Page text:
With the release of Windows 7, Microsoft will also provide OEM partners with a low-end alternative that's been designed with netbooks, or small notebooks in mind. Which machines will qualify for this less robust and assumed cheaper operating system known as Windows 7 Starter?
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What is a Netbook?
If you’re still trying to figure out just exactly what a netbook is, you’re not alone. In a sense, these devices are some sort of cross between a smartphone and a laptop computer. Netbooks tend to be smaller in size and have less processing power than standard laptops, but they make up for these shortcomings by being extremely lightweight and portable, having excellent wireless communication capabilities, and sporting smaller price tags – usually.
Where does the confusion in definition come in? Like with all other portable devices, manufacturers have begun to introduce “netbooks" that are larger in size, have greater processing power, and come equipped with larger amounts of RAM. Of course, these additions also cause the price to go up as well. So, the question becomes: At what point is a “netbook" so large and powerful that it’s no longer a netbook, but just a regular old laptop?
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Windows 7 Netbooks
Although you'll be able to run any version of Windows 7 on a netbook, assuming you've got the specs, Windows 7 Starter was designed with netbooks in mind. (Note that Microsoft refers to netbooks as small notebooks in most of their literature.) Windows 7 Starter will only be offered to OEM partners to install on devices prior to customer purchase. The idea here is that this version of Windows 7 is more limited in nature, but it is still capable of handling the types of tasks that one normally performs on a netbook. Also, it's assumed that Starter will be a lot cheaper than other versions and manufacturers can pass that saving along to consumers, keeping the overall price of the netbook as low as possible.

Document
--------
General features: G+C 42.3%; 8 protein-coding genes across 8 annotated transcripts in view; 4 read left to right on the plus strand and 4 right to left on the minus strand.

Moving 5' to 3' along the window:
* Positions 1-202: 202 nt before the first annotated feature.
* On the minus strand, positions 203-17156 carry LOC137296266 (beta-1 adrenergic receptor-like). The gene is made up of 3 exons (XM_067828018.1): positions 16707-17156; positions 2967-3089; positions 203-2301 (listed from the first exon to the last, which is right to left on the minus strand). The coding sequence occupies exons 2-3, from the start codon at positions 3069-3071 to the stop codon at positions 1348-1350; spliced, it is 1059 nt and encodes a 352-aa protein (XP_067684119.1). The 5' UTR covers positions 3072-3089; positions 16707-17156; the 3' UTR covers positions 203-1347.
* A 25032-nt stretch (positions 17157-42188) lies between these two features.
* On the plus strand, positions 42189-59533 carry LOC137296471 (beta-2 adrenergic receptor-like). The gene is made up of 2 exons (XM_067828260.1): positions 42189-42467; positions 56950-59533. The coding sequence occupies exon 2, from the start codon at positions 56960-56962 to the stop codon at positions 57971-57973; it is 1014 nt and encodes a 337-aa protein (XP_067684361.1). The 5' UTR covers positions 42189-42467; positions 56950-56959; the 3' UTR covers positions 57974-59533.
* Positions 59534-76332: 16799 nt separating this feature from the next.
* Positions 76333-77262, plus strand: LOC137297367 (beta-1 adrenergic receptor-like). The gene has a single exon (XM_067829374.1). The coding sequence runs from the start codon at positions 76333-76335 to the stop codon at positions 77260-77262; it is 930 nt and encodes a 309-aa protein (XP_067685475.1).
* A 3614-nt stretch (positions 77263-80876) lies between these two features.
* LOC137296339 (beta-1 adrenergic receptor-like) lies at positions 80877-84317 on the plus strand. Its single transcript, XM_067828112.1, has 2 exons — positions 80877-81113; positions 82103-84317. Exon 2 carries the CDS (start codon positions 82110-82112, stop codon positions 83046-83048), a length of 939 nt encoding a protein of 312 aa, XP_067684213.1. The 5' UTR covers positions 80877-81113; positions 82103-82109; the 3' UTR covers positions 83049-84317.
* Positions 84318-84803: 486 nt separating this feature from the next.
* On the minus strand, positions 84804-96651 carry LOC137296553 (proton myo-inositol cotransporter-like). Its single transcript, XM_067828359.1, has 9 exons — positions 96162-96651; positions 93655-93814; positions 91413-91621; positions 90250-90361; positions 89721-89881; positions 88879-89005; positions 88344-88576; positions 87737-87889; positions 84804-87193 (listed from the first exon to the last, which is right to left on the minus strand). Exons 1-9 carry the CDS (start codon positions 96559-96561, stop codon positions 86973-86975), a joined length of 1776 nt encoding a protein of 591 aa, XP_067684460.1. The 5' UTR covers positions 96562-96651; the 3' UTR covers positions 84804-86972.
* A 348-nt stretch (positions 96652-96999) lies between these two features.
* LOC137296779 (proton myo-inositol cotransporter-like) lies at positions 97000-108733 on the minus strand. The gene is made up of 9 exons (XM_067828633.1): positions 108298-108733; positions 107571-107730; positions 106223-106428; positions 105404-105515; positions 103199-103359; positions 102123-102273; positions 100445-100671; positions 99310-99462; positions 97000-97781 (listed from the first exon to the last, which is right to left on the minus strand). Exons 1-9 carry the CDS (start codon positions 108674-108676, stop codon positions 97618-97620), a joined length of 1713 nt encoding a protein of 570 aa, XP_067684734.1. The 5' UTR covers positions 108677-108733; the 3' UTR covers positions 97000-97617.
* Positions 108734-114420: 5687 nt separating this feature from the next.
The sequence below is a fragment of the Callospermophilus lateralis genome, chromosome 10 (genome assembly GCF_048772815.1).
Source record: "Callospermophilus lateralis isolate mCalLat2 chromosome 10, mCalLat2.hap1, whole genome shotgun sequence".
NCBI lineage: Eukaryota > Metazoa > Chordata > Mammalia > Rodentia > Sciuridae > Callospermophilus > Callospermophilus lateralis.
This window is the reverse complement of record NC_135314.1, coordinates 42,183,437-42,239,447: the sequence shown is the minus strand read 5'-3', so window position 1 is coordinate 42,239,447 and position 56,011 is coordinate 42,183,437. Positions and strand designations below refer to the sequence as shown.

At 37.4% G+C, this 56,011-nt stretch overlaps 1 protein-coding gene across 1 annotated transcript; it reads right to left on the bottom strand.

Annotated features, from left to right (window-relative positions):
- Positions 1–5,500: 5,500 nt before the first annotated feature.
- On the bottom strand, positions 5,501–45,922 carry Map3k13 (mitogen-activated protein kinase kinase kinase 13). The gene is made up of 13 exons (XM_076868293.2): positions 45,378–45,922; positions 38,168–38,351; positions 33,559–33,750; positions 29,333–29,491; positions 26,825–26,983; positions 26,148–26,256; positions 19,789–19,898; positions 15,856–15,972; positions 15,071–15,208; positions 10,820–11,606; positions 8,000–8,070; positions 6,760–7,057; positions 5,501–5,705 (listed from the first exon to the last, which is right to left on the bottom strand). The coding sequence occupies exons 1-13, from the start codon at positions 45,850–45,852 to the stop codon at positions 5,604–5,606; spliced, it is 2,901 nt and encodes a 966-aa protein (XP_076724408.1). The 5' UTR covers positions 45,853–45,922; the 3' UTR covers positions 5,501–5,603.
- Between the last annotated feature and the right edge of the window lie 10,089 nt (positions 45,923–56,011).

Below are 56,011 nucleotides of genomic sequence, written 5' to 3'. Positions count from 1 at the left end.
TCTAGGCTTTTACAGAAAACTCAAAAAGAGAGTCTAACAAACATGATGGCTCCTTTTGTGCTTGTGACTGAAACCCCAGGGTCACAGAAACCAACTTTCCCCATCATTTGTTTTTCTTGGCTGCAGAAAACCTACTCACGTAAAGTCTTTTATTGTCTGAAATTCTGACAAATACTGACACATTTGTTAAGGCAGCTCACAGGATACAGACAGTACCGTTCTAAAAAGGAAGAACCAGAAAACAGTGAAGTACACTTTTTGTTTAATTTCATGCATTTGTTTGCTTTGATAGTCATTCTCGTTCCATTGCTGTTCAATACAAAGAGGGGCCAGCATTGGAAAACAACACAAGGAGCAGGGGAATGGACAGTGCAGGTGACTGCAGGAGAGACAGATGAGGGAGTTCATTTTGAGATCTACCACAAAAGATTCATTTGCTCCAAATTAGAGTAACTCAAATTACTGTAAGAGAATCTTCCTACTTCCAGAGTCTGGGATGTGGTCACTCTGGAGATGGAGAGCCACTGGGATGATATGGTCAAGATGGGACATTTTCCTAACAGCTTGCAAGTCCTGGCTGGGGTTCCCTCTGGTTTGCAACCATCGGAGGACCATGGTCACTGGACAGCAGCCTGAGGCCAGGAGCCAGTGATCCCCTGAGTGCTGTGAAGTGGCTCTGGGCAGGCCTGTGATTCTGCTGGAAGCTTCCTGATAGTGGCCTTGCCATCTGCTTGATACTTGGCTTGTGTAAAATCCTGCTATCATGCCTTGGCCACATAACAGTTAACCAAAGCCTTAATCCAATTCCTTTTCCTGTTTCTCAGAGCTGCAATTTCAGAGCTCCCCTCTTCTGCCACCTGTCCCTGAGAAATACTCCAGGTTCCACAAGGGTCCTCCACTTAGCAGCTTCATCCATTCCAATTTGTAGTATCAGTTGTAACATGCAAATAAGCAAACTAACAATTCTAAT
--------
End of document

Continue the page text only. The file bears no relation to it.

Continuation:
Sound good so far?
Here's the catch. Microsoft doesn't want manufacturers to offer Windows 7 Starter with just any computer. So, they've restricted Windows 7 Starter to machines that fit a set of maximum hardware specifications. The same types of restrictions were in place for low-end versions of XP and Vista, but there's been a few changes made to the Windows 7 specs.
CPU: Single core processors that do not exceed 2GHz and have a CPU thermal design power less than or equal to 15 W, not including the graphics and chipset.
Almost all of these restrictions are looser than the ones imposed on the XP and Vista low-end versions with the exception of memory, which remained the same, and screen size. For XP and Vista, the maximum screen size was set at 12.1" and this new limitation of 10.2" for Windows 7 Starter has caused a few heads to turn.
Granted, a 12.1" screen is really starting to push the boundaries that exist between netbooks and standard laptops, but there are a number of manufacturers that have, or plan to introduce, a "premium" netbook with this larger display size. Assuming that these restrictions are accurate and that Microsoft doesn't make any additional changes to the list, these "high-end netbooks" (isn't that a bit of an oxymoron?) will have to be loaded with one of the standard versions of Windows unless a Linux alternative is chosen. So, not only will these machines cost more because of the better hardware, but their bottom line will also have to take the higher-priced operating system into account.
That difference in cost may just be enough to discourage manufacturers from pushing these larger netbooks – well, those loaded with Windows 7, at least – since the lower price is a driving factor in the netbook market. After all, why pay the higher price for a netbook if you get a full laptop with more powerful specs for about the same price?